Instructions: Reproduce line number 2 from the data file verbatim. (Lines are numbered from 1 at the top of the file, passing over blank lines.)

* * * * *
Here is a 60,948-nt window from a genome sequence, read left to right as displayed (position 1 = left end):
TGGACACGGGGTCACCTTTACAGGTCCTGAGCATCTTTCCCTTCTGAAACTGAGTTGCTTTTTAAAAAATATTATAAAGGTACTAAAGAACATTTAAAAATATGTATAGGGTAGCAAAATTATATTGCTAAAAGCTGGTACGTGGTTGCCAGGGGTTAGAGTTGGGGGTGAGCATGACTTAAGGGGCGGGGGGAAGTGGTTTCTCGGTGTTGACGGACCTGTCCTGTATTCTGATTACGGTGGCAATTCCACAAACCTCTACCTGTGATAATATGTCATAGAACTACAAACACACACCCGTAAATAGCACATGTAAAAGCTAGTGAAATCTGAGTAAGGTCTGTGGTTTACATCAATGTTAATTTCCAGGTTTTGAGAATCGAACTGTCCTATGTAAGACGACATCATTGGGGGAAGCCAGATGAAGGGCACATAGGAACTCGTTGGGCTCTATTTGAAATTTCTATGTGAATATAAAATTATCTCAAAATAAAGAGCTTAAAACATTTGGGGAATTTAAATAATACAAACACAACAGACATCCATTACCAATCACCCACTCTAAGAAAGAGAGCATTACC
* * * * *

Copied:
TGGACACGGGGTCACCTTTACAGGTCCTGAGCATCTTTCCCTTCTGAAACTGAGTTGCTTTTTAAAAAATATTATAAAGGTACTAAAGAACATTTAAAAATATGTATAGGGTAGCAAAATTATATTGCTAAAAGCTGGTACGTGGTTGCCAGGGGTTAGAGTTGGGGGTGAGCATGACTTAAGGGGCGGGGGGAAGTGGTTTCTCGGTGTTGACGGACCTGTCCTGTATTCTGATTACGGTGGCAATTCCACAAACCTCTACCTGTGATAATATGTCATAGAACTACAAACACACACCCGTAAATAGCACATGTAAAAGCTAGTGAAATCTGAGTAAGGTCTGTGGTTTACATCAATGTTAATTTCCAGGTTTTGAGAATCGAACTGTCCTATGTAAGACGACATCATTGGGGGAAGCCAGATGAAGGGCACATAGGAACTCGTTGGGCTCTATTTGAAATTTCTATGTGAATATAAAATTATCTCAAAATAAAGAGCTTAAAACATTTGGGGAATTTAAATAATACAAACACAACAGACATCCATTACCAATCACCCACTCTAAGAAAGAGAGCATTACC